I heard the story of A Death in the Gunj when she wrote her first draft. I have gone through every draft, and during one of the narrations, she asked me if I would play Bonnie. I was so kicked that it was becoming a film from the story level.
My character is loosely based on Aparna Sen. Bonnie is sympathetic about Shutu [Vikrant Massey] but she can never shrug off the feeling of being guilty. I felt the sense of culpability in Bonnie by being a bystander to bullying.
I was worried about the role because I have no maternal instinct at all. I was worried about the scenes with the daughter, but it helped to see Konkona with her son. I also channelled the relationship between Konkona and Aparna. There is a kind of languid affection in the way they deal with each other and with other people.
I wanted to find the sur for the character, get to know the languidness of the afternoon teas and getting drunk by night and playing silly games. I am familiar with the whole thing of going away for holidays and being among the kind of people who smoke in front of their kids. Bonnie also has this very cultivated Calcutta way of speaking, which I had access to through my own aunts.
Most of you in the cast have worked with each other at some point or the other.
We all live in the Republic of Yari Road [in Andheri in Mumbai]. Many of us were in Rajat Kapoor’s play. All of us said yes because of Konkona. We were unburdened by the plot and were free to be. I loved the name Bonnie itself – it is a happy name and my character is happy, except for one intense scene. It is so quotidian and relaxed as opposed to every vein and nerve popping from my neck and forehead.
The three main points in the triangle are between the characters played by Ranveer, Kalki and Vikrant. I enjoyed supporting the triangle for it to work.
What is the decisive factor in choosing a role?
I have realised that I don’t have to have the pressure of being good at what I do – I just need to do what I do. This perfect project with everything in place is far and few between. I cannot wait for a decade to get that one part that checks all the boxes. It is important for me to know how films are being made in different ecosystems. I have always sat on the margins and felt left out. Working with these ecosystems was a humbling experience. When you are a part of it, then you have a greater right to critique it, if at all.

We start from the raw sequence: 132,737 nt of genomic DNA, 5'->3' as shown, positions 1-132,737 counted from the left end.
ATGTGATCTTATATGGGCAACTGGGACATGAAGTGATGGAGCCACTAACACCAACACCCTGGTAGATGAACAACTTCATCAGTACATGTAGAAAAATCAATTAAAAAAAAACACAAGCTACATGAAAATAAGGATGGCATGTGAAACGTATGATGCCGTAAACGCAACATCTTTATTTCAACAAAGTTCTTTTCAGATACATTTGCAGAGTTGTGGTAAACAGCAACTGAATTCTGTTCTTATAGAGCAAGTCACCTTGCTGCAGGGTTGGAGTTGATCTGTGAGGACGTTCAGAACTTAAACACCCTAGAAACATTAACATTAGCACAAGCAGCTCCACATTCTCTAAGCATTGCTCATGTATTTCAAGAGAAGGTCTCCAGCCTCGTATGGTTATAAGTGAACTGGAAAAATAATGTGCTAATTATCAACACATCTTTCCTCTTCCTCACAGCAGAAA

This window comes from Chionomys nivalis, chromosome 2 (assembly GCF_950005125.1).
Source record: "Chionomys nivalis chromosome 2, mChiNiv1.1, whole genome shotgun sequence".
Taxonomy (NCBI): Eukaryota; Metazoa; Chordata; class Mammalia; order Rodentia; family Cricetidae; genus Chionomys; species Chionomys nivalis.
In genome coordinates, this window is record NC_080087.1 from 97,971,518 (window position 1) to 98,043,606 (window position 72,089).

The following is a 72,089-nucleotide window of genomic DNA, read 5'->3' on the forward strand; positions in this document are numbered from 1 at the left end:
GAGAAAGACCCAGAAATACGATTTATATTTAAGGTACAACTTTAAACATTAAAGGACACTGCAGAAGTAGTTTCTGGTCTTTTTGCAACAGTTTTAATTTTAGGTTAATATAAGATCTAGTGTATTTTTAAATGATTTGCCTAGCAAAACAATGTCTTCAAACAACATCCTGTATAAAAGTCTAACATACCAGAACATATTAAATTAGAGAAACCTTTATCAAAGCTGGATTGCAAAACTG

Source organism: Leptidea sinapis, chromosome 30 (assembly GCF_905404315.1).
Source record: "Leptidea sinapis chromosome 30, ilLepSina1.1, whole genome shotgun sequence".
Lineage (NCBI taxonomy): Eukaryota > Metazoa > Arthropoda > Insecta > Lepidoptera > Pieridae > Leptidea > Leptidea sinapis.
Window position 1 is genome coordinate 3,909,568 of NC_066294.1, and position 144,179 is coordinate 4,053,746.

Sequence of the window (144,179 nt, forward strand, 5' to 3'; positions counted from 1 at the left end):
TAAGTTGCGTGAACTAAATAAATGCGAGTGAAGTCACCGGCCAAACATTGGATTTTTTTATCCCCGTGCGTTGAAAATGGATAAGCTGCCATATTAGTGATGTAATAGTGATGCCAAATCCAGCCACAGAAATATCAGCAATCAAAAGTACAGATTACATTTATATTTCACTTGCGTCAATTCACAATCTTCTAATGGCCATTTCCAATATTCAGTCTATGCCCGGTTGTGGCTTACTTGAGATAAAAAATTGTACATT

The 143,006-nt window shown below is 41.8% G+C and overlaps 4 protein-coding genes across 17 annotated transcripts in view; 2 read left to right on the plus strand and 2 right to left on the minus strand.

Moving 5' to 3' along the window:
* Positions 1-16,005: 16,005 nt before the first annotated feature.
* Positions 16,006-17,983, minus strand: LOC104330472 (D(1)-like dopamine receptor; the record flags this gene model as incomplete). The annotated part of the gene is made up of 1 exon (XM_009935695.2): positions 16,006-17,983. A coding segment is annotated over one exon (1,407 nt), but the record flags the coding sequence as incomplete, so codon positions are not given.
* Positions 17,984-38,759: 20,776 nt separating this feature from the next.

You have been working in several films over the past few months. What are they about?
I am in Rohena Gera’s Sir, which is in Hindi, Marathi and English. Sir stars Vivek Gomber and me and is a lovely experiment – 95% is Vivek and me in a house. Neither of has been in a film in which we are needed to be in almost every scene. You have so much hunger for a lead role and when it comes, you realise how much hard work it involves.
I am also in Anup Singh’s The Song of Scorpions and Nila Madhab Panda’s Kadvi Hawa – the latter is about a blind man and his relationship with the environment.
Soon after I signed Macbeth, I got a tonne of work. I have roles in the upcoming films Dheet Patangey and Union Leader, and I anchored an Epic channel series on documentaries. I have also appeared in one of the stories in Nandita Das’s Manto movie, the one based on The Hundred Watt Bulb.
I even appeared in an unreleased film by Owais Husain, in a song sequence choreographed by Bosco Caesar. I was wearing white and dancing under a waterfall, and there were apsaras and an elephant. I even lipsynced the song, composed by Amit Trivedi, and felt that I had arrived. But the movie wasn’t released.
What do you do in your down time?
I don’t like down time. I want to see myself working till I can’t work anymore. I read a lot. I have joined a friend in writing a screenplay together.
I am now going on a holiday. I feel like I ate a lot of fast food and gourmet meals together. I picked up a few pay cheques and made more money in a year than I have in a while. I now need to focus on the writing and figure out what to do next.